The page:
Government computers top target for cyberattacks

By Daniel Pulliam

August 5, 2005

Cyberattacks on computer systems escalated in the first half of 2005 and government agencies were targeted more than any other business sector, according to a new report.

Attacks on the government, financial services, manufacturing and health care industries have risen 50 percent since the beginning of the year, according to IBM's Global Business Security Index Report.

In the first half of 2005, there were more than 237 million security attacks worldwide, with 54 million directed at the U.S. government. The manufacturing sector received about 36 million attacks, followed by the financial services industry with 34 million and health care with 17 million.

Attacks considered to be relatively harmless-such as spam or basic computer viruses-declined. IBM analysts concluded that for-profit attacks are becoming dominant, particularly those involving phishing-the use of e-mail to try to fraudulently obtain personal information.

The percentage of spam in total e-mail traffic dropped from 83 percent in January to 67 percent in June, but e-mails containing viruses increased by 50 percent during the same period, the report stated.

In December 2004, one in every 52 e-mails contained a malicious security threat, such as a virus. By January 2005, the ratio had jumped to one of every 35 e-emails. By June, the number reached one in every 28 e-emails.

IBM analysts believe the majority of cyberattacks now are carried out by criminal gangs, which have become smarter. In the first half of 2005, MessageLabs, a security and management firm that partnered with IBM in writing the report, recorded more than 35 million phishing attempts. In 2004, MessageLabs recorded about 25 million such efforts.

One type of phishing, known as spear phishing--which involves coordinated attacks on specific organizations or individuals for the purposes of getting important data--has grown more than tenfold since the beginning of the year, the report stated.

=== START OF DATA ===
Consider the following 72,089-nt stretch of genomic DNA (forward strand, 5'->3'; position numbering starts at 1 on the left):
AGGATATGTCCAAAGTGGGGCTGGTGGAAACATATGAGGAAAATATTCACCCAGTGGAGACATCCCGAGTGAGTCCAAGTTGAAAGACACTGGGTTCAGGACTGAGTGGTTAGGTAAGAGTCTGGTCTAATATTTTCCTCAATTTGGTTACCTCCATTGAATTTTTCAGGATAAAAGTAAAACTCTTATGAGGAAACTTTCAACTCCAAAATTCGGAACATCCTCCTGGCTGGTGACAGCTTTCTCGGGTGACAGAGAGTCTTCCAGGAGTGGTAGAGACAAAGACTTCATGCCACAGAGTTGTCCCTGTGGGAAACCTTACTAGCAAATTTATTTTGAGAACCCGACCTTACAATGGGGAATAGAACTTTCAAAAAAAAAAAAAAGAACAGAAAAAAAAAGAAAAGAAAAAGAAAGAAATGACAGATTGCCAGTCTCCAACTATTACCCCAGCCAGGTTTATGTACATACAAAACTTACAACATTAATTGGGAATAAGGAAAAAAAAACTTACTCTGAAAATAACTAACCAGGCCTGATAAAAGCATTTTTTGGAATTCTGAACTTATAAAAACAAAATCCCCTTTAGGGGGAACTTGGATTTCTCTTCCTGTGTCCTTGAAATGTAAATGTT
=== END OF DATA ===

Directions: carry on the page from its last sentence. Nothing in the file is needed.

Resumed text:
Alan Paller, director of research at the security group SANS Institute, said that spear phishing is turning into an epidemic. But despite the growing extent of the problem, Paller says that the federal government has been ineffective in responding to the threat.

"This is a huge problem," Paller said. "They need to have a strategy for dealing with it, and I don't mean a go-to-meetings strategy, but an actual action strategy that they can undertake."

Paller criticized the 2002 Federal Information Security Management Act, which requires agencies to publish reports certifying and accrediting major systems and applications for security risks--a time- and resource-consuming process.

"Agencies are spending significantly more [time and money] writing reports and less protecting their networks," Paller said. "Let's stop writing reports and get the stuff fixed."

The United States was the source of the most attacks in the period studied, with 12 million, followed by New Zealand with 1.2 million and China with 1 million. Attacks were most likely to occur on Fridays and Sundays and between 1 a.m. and 6 a.m.

By Daniel Pulliam

August 5, 2005